“I think the problem is these municipalities are right next to each other. And as you said before with there being growing and developing, the potential for having adverse interests to each other is great, and the law firm has to understand that if that happens, they need to withdraw from all representation,” Day said.

Nicolosi, who steadfastly refused to be recorded for an interview, said a protocol had been established by the Chicago law firm of Ansel and Glick, on how to deal with the potential conflicts Day described. He added the protocol was set up approximately three years ago, before his law firm agreed to represent Roscoe, after the village asked them for their services.

Nicolosi said whatever conflict of interest may arise, the protocol follows the Model Rules for Professional Responsibility.

Nicolosi also expressed dissatisfaction with what he described as “unfair” news coverage in previous articles concerning his law firm and associated businesses. He said: “some of the facts [in those articles] weren’t on target, either.” However, Nicolosi did not elaborate on his complaint, nor had he returned messages for comment when the original articles were published. A guest column was offered to him to cover any points of dispute he wished to address.

Fees and contributions

The Village of Rockton has budgeted $100,000 for legal services this fiscal year, while Roscoe has budgeted $140,000 this fiscal year. The municipalities expect to spend close to what they have budgeted.

While the law firm collected money from municipalities for their legal services, their associated businesses, Buckley Partners, Buckley Holdings and Buckley Construction, also contributed significant sums of money to local and state politicians.

July 1, Gerlando “Gino” Galluzzo and Nicolosi sponsored a fund-raiser at Cliffbreakers resort for Republican Winnebago County Board Chairman Scott Christiansen. They also heavily loaned and contributed money to Christiansen’s campaign fund, which was detailed in the July 13-19 issue of The Rock River Times.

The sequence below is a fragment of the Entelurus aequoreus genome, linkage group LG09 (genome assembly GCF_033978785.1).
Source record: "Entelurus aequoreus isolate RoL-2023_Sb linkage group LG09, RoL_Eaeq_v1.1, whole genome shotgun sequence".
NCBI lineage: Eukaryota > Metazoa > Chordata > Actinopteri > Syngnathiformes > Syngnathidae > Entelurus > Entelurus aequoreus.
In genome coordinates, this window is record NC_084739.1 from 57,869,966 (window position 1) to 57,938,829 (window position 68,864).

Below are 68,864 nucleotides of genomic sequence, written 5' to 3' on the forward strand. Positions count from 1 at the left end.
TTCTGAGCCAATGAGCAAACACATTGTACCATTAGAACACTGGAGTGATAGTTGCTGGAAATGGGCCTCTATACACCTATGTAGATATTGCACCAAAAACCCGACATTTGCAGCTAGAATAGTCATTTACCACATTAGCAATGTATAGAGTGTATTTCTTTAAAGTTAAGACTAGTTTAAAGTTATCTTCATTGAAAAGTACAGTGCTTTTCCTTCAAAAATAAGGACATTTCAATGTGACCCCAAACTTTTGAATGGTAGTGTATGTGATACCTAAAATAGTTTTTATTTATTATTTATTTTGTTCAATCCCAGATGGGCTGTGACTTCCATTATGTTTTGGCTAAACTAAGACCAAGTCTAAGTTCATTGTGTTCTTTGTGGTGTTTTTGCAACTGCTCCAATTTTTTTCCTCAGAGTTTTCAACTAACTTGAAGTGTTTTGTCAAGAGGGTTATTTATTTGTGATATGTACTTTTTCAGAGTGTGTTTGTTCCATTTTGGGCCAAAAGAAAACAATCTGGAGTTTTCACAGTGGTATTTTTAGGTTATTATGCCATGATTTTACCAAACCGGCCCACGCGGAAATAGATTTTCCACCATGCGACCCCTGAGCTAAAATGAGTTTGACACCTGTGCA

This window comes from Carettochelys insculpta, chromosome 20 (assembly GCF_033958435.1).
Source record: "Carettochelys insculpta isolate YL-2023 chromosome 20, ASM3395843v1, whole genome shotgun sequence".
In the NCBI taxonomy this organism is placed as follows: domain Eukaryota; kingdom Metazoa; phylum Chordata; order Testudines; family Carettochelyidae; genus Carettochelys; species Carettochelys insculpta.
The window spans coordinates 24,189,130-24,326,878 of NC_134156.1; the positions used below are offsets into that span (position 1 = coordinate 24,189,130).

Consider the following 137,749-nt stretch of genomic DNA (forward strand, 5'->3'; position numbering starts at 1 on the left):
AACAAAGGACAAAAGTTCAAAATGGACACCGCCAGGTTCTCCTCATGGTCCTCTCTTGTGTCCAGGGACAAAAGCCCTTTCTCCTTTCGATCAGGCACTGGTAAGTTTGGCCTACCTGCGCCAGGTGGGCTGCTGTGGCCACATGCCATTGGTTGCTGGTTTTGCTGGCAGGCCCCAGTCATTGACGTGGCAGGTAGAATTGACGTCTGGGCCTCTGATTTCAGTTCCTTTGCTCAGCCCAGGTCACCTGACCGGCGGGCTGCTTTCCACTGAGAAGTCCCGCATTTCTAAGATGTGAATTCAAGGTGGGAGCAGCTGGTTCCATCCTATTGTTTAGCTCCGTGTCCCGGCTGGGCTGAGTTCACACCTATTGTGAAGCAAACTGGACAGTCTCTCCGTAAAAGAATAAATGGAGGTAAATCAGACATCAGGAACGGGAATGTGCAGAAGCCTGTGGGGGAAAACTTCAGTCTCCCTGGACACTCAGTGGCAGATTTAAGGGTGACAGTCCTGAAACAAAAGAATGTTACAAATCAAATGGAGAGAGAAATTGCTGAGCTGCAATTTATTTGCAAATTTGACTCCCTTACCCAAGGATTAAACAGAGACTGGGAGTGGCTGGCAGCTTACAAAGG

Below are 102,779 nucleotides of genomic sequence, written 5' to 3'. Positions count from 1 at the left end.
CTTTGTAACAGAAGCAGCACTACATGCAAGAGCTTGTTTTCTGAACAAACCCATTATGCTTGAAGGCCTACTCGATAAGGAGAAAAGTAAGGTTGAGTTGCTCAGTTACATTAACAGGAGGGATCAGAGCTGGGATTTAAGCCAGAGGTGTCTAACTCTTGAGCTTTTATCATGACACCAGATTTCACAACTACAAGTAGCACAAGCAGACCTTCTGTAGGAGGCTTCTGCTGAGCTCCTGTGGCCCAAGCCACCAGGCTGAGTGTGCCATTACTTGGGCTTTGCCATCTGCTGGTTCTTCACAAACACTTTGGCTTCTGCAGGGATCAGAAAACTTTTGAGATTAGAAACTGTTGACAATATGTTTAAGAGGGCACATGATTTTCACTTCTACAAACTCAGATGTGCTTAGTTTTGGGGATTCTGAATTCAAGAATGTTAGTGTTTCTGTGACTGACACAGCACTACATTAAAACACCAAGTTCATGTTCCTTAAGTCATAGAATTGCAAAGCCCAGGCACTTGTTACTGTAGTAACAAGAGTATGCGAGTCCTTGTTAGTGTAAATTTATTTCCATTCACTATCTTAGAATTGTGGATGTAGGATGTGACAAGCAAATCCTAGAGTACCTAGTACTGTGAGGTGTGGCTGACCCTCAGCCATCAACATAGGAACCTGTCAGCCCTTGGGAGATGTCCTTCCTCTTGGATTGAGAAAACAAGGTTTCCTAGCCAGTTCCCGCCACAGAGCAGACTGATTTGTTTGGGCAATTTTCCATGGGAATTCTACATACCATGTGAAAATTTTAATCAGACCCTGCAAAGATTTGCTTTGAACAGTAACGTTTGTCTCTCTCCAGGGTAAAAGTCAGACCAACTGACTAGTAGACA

Gino Galluzzo is the son of Salvatore “Sam” Galluzzo, and is an attorney at Nicolosi and Associates.

Nicolosi was also business partners with Natale Galluzzo and his brother, Salvatore Galluzzo, in Buckley Partners LLC. Salvatore Galluzzo was identified as an alleged Mafia soldier in a March 4, 1984 Rockford Register Star article.

Buckley Partners was awarded at least two known state contracts within the past seven years. One of those contracts was between Buckley Partners and former Illinois Attorney General Jim Ryan’s administration for their regional office at 7230 Argus Drive in Rockford.

However, under Attorney General Lisa Madigan, the regional headquarters was moved from that location to downtown Rockford after a contract dispute arose in 2003 concerning the required number of exits in the facility. The contracts were detailed in the June 22-28, 2005, issue of The Rock River Times.

The Nicolosis and Buckley Partners were also frequent contributors to Republican campaign coffers, including those of Winnebago County Clerk Marc Gasparini (R), State Sen. Dave Syverson (R-34), State Rep. Dave Winters (R-69). In recent Rockford mayoral races, they contributed to Republican Dennis Johnson, Independent Larry Morrissey and Democrat Doug Scott.

As to the extent the contributions influenced public policy, which determined growth and development patterns, this is only fully understood by those who made such contributions, and those public officials on the receiving end.

Regarding the contributions and legal representation, Frank Schier, editor and publisher of The Rock River Times, said: “Those same public officials, especially the ones in Rockton and Roscoe, have the duty to monitor the best interests of their communities as represented by their outsourced attorneys.”

From the Nov. 2-8, 2005, issue